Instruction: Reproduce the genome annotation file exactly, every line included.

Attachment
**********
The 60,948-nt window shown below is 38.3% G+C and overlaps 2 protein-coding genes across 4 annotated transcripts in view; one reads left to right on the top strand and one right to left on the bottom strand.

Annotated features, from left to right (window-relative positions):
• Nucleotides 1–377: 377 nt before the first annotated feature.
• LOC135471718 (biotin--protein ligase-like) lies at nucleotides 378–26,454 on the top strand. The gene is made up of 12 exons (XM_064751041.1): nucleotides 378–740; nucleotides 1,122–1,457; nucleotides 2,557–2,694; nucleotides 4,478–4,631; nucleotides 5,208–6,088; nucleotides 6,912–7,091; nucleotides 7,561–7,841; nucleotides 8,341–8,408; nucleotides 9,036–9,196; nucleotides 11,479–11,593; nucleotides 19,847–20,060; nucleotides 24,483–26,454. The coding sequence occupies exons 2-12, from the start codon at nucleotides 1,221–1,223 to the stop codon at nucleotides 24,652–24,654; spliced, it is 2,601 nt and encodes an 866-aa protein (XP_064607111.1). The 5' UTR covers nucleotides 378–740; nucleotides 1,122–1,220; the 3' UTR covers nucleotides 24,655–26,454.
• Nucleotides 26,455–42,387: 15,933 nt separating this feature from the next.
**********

The 60,948-nt window shown below is 38.3% G+C and overlaps 2 protein-coding genes across 4 annotated transcripts in view; one reads left to right on the top strand and one right to left on the bottom strand.

Annotated features, from left to right (window-relative positions):
• Nucleotides 1–377: 377 nt before the first annotated feature.
• LOC135471718 (biotin--protein ligase-like) lies at nucleotides 378–26,454 on the top strand. The gene is made up of 12 exons (XM_064751041.1): nucleotides 378–740; nucleotides 1,122–1,457; nucleotides 2,557–2,694; nucleotides 4,478–4,631; nucleotides 5,208–6,088; nucleotides 6,912–7,091; nucleotides 7,561–7,841; nucleotides 8,341–8,408; nucleotides 9,036–9,196; nucleotides 11,479–11,593; nucleotides 19,847–20,060; nucleotides 24,483–26,454. The coding sequence occupies exons 2-12, from the start codon at nucleotides 1,221–1,223 to the stop codon at nucleotides 24,652–24,654; spliced, it is 2,601 nt and encodes an 866-aa protein (XP_064607111.1). The 5' UTR covers nucleotides 378–740; nucleotides 1,122–1,220; the 3' UTR covers nucleotides 24,655–26,454.
• Nucleotides 26,455–42,387: 15,933 nt separating this feature from the next.